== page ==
For hardy produce, like mangoes, the outer covering helps keep chemicals from penetrating the succulent flesh inside, according to the Environmental Working Group, a Washington, D.C.-based watchdog organization.
Although the group recommends organic produce, it can be difficult to find and more expensive than conventional produce. So the group used government data to create a ranking of non-organically grown fruits and vegetables based on factors such as the level and number of pesticides detected.
But that’s not enough to convince Joyce Recor. The Berne resident, who has bought organic for a decade, said she will continue to do so regardless of new information presented to her.
“I would like to see organic take over the world,” she said.
The Working Group believes children and women of childbearing age should avoid conventional produce whenever possible.
“Pesticides are designed to be toxic,” said spokeswoman Jovana Ruzicic. “Pesticides are dangerous, and we don’t think people being exposed to them is a good idea.”
And peeling a potato or apple wastes valuable nutrients.
Consumers have become more cautious in recent years about the dangers of synthetic pesticides and fertilizers lurking in conventional produce. Organic produce has increased in popularity, with sales rising 20 percent annually since the 1990s, according to the U.S. Department of Agriculture.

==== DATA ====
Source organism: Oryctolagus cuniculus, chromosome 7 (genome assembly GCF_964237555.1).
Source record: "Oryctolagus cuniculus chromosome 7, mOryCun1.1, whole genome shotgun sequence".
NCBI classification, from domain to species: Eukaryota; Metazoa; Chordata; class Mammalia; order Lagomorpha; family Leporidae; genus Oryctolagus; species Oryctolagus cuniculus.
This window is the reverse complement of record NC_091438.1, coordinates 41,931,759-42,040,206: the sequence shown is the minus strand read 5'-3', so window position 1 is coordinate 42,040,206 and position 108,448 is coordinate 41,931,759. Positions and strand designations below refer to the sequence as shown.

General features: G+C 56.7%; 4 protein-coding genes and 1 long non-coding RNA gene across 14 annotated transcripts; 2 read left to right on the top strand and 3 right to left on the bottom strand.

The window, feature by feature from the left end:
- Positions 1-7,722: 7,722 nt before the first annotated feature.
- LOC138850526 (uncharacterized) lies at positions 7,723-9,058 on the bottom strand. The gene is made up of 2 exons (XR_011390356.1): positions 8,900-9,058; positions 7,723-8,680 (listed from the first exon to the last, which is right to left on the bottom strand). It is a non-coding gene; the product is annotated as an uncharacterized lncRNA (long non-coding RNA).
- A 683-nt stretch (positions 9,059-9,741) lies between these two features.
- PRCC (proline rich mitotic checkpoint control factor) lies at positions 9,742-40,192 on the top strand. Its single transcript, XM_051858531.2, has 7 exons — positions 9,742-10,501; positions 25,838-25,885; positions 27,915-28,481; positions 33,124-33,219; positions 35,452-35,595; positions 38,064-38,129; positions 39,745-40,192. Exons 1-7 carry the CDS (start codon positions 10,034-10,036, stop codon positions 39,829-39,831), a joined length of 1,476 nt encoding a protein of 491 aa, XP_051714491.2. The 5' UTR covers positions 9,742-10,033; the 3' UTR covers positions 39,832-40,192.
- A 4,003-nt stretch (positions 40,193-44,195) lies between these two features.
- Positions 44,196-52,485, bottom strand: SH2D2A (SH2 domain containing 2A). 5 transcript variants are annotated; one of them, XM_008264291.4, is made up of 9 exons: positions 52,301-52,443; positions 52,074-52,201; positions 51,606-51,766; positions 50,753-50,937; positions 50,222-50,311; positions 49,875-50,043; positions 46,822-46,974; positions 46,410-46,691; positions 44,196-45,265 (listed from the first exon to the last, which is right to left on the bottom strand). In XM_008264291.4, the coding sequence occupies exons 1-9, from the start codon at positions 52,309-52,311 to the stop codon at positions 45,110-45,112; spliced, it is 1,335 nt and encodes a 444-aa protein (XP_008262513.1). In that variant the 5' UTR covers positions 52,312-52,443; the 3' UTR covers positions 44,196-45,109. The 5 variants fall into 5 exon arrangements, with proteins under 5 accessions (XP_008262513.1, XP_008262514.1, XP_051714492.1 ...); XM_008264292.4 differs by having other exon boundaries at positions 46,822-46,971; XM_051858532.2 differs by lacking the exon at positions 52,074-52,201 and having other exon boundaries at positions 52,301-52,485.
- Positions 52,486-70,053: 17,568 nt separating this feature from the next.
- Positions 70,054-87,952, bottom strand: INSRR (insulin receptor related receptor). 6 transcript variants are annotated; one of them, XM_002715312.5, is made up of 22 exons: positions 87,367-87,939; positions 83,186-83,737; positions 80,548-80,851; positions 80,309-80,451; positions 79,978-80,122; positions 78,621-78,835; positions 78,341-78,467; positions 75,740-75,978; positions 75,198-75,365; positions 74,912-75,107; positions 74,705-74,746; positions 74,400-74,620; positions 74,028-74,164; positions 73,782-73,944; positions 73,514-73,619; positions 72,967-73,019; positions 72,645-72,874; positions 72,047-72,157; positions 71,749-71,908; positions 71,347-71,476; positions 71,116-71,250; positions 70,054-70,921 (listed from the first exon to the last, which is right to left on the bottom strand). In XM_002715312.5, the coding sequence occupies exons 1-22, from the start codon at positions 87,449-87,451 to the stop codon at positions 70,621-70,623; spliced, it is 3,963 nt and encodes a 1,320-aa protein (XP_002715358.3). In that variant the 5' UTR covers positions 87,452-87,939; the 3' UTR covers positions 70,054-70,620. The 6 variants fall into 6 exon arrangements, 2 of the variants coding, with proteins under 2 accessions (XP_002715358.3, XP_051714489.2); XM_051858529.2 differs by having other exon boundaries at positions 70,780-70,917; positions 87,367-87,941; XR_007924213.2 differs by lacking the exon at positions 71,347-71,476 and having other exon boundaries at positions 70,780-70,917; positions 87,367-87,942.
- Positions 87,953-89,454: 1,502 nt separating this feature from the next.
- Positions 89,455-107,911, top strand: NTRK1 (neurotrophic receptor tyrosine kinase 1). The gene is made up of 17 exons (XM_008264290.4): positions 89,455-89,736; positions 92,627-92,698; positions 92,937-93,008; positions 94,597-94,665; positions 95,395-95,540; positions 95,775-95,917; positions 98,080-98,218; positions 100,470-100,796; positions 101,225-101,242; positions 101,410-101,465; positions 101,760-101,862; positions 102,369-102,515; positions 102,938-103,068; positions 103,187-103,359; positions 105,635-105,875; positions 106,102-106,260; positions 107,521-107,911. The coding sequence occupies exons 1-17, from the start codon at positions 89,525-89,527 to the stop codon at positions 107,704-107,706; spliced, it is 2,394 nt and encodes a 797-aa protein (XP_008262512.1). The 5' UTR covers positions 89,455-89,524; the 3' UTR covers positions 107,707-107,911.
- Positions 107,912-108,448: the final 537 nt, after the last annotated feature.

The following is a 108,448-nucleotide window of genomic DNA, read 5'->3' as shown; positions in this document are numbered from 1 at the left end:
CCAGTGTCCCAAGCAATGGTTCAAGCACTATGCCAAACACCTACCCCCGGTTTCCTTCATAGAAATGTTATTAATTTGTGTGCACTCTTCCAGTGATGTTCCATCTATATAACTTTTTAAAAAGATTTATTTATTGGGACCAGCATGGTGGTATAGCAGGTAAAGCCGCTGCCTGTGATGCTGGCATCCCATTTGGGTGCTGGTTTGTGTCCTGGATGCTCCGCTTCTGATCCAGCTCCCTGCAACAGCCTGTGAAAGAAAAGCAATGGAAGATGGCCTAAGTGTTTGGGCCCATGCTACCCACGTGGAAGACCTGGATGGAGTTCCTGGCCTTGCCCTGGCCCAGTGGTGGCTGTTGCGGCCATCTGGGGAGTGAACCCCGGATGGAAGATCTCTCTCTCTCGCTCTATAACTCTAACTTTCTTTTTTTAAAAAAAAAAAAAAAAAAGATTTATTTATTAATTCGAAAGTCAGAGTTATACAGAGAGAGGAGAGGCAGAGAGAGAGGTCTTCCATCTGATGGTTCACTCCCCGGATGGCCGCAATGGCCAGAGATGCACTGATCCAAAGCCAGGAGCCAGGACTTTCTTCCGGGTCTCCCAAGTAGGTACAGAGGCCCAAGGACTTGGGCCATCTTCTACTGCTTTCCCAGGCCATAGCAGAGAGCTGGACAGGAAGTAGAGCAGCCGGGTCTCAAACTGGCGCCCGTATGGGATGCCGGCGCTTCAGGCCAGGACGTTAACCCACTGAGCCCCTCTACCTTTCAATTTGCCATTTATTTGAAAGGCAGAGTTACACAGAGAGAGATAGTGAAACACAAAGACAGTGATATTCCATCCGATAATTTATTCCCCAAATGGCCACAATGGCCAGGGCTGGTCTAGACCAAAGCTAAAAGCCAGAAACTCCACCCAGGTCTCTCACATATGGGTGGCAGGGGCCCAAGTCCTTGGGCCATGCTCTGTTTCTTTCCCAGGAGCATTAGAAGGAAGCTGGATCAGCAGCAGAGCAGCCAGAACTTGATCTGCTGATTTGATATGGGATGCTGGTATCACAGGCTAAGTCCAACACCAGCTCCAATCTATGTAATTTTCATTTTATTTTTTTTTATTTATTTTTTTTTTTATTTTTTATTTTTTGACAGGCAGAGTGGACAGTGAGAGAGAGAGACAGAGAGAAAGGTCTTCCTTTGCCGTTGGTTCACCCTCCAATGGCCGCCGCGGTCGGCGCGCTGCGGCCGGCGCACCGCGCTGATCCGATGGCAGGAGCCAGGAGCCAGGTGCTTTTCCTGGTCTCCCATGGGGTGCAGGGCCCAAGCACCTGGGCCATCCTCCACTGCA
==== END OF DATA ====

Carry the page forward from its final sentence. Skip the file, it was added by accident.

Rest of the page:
Craig Minola, an environmental scientist for Organic Consumers Association in Minnesota, said hardy vegetables such as onions don’t absorb chemicals as easily as less hardy types like sweet bell peppers.
The federal Environmental Protection Agency sets limits on the maximum amount of pesticide residue in or on each product, according to its Web site. It considers the toxicity of each pesticide, how much and how often the pesticide is applied, and how much residue the food retains.
Those limits are enforced by the U.S. Food and Drug Administration, which monitors most domestically produced and imported foods traveling in interstate commerce.
State governments also can prohibit the use of an EPA-approved pesticide.
Still, adherents of organics, such as Karisa Centanni, education coordinator at the Honest Weight Food Co-op in Albany, say buying conventional or organic is a personal choice.
“People have different chemical sensitivities — people do respond differently to pesticides,” Centanni said.
She said buying from local farmers whose practices you know is the best way of ensuring quality produce.
Curt Petzoldt, assistant director of the Cornell Cooperative Extension Integrated Pest Management program, said he hasn’t seen the Environmental Working Group’s ranking, but the matter isn’t simply about the thickness of skin.
He said informal trials showed the amount of residue levels depended on when pesticides were applied. “But some people don’t want to accept any residues at all.”